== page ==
Especially since now that i am older, I move slower, quite a bit slower.
One of the most enjoyable things I ever had on a winter hike was a cup of hot soup. In the summer I really like to drink cold liquids. In the winter I try to keep liquids as warm as possible.
Dry feet are warm feet and warm hands and warm feet equal a happy me.
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Re: Speed in winter conditions

Post by shelly+ » Tue Jan 26, 2021 5:29 pm

Monster5 wrote:
Tue Jan 26, 2021 11:24 am
Anecdotally and in order of importance, I'd say winter pace depends on:
1. Trail breaking. A couple feet of fresh sugar snow can drop the pace by 75%. I'd tie navigation into this. If breaking trail, you're likely navigating and whipping out a map more often.
2. Weight/bulk on the feet. Boots, possibly gaiters, traction, and flotation can drop a pace by 20%.
3. Weight/bulk on the back. Heavier pack can drop the pace by around 10%.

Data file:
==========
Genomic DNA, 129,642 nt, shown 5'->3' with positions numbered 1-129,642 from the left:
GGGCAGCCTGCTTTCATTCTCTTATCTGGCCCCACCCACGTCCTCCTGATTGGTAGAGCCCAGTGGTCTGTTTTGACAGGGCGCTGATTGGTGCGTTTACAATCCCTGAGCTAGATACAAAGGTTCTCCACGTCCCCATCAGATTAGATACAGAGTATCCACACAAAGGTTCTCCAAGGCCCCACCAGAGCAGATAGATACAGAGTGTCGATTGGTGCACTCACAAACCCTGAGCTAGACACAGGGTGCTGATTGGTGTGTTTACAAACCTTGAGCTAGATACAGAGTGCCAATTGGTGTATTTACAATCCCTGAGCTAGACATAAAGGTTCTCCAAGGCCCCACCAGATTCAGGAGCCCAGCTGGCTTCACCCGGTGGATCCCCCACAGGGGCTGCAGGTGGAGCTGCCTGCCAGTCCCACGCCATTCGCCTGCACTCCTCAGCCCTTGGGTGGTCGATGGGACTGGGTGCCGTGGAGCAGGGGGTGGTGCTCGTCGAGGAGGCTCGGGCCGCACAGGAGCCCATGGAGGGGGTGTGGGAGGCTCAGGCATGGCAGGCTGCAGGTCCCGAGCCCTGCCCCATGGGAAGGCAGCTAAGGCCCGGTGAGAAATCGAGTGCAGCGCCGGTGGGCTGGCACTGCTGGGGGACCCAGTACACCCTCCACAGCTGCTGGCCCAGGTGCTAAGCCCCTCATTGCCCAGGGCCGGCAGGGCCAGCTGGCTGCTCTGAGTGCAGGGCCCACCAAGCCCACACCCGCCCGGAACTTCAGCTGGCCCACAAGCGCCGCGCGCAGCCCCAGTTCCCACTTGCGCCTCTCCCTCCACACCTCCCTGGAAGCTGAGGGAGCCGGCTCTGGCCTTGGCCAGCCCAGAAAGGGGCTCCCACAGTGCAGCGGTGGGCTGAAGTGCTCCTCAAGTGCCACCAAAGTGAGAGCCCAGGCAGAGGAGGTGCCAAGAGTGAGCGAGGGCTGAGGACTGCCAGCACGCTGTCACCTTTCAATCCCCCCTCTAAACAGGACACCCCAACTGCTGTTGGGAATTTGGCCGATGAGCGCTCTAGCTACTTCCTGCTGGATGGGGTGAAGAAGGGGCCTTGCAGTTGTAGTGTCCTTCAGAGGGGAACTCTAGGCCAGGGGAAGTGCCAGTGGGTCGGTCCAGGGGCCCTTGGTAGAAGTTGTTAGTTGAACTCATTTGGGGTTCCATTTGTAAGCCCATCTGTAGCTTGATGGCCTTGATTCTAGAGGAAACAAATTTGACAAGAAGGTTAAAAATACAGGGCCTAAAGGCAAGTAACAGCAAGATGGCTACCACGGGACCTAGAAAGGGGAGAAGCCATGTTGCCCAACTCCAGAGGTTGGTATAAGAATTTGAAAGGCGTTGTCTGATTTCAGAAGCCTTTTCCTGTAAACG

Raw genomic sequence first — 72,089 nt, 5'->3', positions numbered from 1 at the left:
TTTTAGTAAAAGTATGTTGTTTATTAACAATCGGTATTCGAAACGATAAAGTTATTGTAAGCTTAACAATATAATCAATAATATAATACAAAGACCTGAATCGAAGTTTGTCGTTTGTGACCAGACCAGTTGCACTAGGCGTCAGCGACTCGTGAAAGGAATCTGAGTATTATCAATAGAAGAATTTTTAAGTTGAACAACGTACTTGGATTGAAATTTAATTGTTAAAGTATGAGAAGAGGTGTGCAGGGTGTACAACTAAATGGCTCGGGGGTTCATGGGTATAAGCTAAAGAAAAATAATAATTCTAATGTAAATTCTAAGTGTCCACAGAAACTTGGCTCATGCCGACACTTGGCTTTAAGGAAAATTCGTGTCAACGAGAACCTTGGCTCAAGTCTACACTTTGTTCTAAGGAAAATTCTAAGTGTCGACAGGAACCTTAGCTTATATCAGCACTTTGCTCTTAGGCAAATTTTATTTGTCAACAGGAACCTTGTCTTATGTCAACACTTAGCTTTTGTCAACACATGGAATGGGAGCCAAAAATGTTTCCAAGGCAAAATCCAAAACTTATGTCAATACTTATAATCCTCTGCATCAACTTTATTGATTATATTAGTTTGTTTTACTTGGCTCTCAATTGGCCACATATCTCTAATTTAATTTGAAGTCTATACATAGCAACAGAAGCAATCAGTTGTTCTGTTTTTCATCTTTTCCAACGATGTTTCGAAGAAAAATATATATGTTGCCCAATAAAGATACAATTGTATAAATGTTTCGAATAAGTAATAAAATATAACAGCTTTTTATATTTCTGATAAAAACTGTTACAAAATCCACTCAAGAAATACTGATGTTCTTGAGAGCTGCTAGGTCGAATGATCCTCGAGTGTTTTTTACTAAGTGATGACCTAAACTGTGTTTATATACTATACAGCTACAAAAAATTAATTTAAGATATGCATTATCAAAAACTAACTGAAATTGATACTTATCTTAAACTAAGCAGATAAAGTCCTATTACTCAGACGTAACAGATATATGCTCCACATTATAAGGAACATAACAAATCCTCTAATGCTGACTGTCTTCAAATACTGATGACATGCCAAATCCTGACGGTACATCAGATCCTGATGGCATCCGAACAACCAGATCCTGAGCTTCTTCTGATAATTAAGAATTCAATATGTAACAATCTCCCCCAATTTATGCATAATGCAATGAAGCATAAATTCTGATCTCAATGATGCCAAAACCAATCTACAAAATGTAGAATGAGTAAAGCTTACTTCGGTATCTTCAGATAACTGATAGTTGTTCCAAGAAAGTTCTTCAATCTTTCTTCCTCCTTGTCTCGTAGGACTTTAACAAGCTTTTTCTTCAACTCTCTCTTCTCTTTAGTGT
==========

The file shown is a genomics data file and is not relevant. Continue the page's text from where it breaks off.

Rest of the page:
4. Temps and wind. I don't know. Maybe 5%. If it's windy, I move faster and take fewer/shorter breaks.
That's what I was looking for. Thanks!
we were never being boring.
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Re: Speed in winter conditions

Post by jscully205 » Tue Jan 26, 2021 5:34 pm

From what I'm understanding, this a means to an end? Is the goal to hike all the CB peaks in a day and think you will benefit from hiking peaks in the winter? If so, then yes hiking uphill in the snow will translate to better fitness. Summer conditions may even seem much easier than the given mileage if you are used to trudging up a mountain in the cold and darkness.
If it were me attempting that, I would want a very good base fitness and would get that in winter. Once the spring and summer months rolled around I would then build in specificity for the objective. In this case that would be speed.
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Re: Speed in winter conditions

Post by Will_E » Tue Jan 26, 2021 5:58 pm

shelly+ wrote:
Tue Jan 26, 2021 10:21 am